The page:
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Information Technology Project Management Policy

 

 

 

 

Statement of Purpose

 

The Maine Chief Information Officer was created by an act of the Legislature (MRSA, Title 5, Chapter 163, § 1973) and is defined as the person who holds the lead information technology position within the executive branch that directs, coordinates and oversees information technology policy making, planning, architecture and standardization.  This policy recognizes that perhaps no other single activity has a greater impact on the IT infrastructure and associated costs as does sound project management.  The policy identifies the most fundamental level of activity needed to ensure that agencies monitor and evaluate project activity and contractor performance to ensure the desired end results are achieved.

 

Scope

This policy applies to all Agencies within the Executive Branch of Maine State Government.

 

Policy

It is the policy of The Office of the Chief Information Officer that agencies ensure that all technology projects are conducted in a disciplined, well-managed, and consistent manner that promotes the delivery of quality products and which are completed on time and within budget.  It shall be accomplished through the contracting and hiring of qualified project managers, ongoing staff training on standard system life cycle and project management methodologies, quality contract management and oversight, and use of standard project management tracking tools.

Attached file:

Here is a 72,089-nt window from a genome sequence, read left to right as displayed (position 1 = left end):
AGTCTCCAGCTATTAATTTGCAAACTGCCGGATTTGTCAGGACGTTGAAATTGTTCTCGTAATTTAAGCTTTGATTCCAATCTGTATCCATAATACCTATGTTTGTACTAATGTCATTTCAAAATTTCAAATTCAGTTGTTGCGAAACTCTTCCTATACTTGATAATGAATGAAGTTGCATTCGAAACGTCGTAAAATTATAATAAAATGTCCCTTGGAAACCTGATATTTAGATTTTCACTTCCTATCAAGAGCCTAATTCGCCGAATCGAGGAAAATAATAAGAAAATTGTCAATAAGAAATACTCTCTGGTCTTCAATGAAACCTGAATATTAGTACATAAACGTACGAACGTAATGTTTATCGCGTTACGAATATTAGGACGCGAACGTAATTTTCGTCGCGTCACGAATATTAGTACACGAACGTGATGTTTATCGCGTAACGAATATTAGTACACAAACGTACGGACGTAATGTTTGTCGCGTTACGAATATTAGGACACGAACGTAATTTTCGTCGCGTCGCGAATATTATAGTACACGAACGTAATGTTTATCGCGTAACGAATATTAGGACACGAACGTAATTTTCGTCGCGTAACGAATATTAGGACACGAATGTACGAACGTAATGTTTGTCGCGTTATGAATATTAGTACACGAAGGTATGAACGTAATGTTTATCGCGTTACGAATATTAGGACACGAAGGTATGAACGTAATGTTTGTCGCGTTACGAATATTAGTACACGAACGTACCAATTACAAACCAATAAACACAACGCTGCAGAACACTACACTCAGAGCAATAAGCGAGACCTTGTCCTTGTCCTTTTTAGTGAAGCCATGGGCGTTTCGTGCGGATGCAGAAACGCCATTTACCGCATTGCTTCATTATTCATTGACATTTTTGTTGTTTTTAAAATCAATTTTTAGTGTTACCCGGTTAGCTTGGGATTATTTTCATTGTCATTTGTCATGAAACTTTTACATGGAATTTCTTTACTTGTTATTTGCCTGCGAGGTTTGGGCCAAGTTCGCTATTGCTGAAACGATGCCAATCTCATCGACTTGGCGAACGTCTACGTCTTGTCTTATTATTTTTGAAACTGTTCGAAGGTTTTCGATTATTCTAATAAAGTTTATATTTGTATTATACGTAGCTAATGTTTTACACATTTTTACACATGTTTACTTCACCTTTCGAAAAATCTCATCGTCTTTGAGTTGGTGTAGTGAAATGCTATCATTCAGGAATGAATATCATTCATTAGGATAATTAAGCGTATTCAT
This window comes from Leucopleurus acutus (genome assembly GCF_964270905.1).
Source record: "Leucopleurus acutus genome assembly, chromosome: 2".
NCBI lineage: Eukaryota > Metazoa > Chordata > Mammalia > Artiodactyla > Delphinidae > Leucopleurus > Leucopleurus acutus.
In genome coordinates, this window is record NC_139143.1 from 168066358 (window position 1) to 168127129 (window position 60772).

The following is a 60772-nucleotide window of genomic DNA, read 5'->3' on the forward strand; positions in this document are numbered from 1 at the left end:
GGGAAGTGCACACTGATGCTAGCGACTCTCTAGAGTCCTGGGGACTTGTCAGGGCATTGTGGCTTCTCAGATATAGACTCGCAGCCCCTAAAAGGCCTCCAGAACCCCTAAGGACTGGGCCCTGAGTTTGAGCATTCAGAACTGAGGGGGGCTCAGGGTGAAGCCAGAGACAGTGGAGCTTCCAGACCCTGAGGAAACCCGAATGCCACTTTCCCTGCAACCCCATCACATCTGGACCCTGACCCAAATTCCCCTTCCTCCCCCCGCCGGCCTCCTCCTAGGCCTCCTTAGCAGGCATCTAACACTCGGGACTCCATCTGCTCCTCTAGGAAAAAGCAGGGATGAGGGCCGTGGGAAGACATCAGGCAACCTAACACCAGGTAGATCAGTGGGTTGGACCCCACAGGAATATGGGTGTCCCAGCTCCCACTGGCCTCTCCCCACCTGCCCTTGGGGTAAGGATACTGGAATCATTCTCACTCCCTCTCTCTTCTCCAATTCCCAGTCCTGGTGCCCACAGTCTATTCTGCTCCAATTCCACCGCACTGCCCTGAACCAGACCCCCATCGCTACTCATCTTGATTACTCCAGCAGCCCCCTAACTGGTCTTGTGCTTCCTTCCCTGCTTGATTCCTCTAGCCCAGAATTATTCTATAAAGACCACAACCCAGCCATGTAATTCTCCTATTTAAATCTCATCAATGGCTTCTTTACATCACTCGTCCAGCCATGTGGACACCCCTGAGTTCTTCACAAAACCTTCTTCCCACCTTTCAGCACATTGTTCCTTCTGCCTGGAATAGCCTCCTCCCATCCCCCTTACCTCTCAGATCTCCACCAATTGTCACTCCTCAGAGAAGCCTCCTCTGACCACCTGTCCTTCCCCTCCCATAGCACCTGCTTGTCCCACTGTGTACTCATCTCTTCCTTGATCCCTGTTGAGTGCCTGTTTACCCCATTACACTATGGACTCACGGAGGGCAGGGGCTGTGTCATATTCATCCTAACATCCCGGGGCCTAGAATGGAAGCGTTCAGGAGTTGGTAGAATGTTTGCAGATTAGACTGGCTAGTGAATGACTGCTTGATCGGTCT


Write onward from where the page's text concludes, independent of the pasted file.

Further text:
Project management standards, best practices and related templates developed by the Office of the CIO, Information Services Managers’ Group and state project mangers are published on the CIO’s Project Management Protocol website and available to all State Agencies. 

 

Projects with high political visibility, new technologies, high security risks or major re-engineering will be required to follow all the reporting requirements outlined on the Project Management Protocol Website, including the submission of a standard monthly project summary report to the OCIO.  Additionally, at his discretion, the Chief Information Officer may request reporting to provide additional oversight on projects with smaller budgets.

 


 

Waiver Process

Should it be felt that there is justification for a waiver related to any area of this policy, an agency must document a compelling technical or business case which would warrant the exemption.  This documentation must then be submitted to the Office of the CIO for approval.